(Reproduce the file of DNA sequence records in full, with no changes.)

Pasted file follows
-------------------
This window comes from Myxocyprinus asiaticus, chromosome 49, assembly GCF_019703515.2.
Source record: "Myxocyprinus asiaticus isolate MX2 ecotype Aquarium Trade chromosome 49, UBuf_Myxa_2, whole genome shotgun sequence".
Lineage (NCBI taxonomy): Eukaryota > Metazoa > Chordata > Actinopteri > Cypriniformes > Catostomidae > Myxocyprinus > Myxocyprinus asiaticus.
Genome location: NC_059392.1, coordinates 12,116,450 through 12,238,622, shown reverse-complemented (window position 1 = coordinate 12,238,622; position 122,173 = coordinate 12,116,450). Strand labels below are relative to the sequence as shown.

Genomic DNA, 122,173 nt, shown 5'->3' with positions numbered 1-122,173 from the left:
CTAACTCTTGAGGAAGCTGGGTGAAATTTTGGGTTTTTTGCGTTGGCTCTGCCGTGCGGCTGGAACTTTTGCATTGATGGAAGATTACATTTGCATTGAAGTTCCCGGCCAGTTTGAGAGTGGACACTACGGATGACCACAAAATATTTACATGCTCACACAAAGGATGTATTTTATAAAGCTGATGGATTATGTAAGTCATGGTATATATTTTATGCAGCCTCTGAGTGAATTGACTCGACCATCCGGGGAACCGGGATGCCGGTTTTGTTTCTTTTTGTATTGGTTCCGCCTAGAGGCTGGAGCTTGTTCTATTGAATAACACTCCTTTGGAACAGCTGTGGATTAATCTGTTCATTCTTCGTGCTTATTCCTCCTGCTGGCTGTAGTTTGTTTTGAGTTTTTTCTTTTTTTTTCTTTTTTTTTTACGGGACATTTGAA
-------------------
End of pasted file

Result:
This window comes from Myxocyprinus asiaticus, chromosome 49, assembly GCF_019703515.2.
Source record: "Myxocyprinus asiaticus isolate MX2 ecotype Aquarium Trade chromosome 49, UBuf_Myxa_2, whole genome shotgun sequence".
Lineage (NCBI taxonomy): Eukaryota > Metazoa > Chordata > Actinopteri > Cypriniformes > Catostomidae > Myxocyprinus > Myxocyprinus asiaticus.
Genome location: NC_059392.1, coordinates 12,116,450 through 12,238,622, shown reverse-complemented (window position 1 = coordinate 12,238,622; position 122,173 = coordinate 12,116,450). Strand labels below are relative to the sequence as shown.

Genomic DNA, 122,173 nt, shown 5'->3' with positions numbered 1-122,173 from the left:
CTAACTCTTGAGGAAGCTGGGTGAAATTTTGGGTTTTTTGCGTTGGCTCTGCCGTGCGGCTGGAACTTTTGCATTGATGGAAGATTACATTTGCATTGAAGTTCCCGGCCAGTTTGAGAGTGGACACTACGGATGACCACAAAATATTTACATGCTCACACAAAGGATGTATTTTATAAAGCTGATGGATTATGTAAGTCATGGTATATATTTTATGCAGCCTCTGAGTGAATTGACTCGACCATCCGGGGAACCGGGATGCCGGTTTTGTTTCTTTTTGTATTGGTTCCGCCTAGAGGCTGGAGCTTGTTCTATTGAATAACACTCCTTTGGAACAGCTGTGGATTAATCTGTTCATTCTTCGTGCTTATTCCTCCTGCTGGCTGTAGTTTGTTTTGAGTTTTTTCTTTTTTTTTCTTTTTTTTTTACGGGACATTTGAA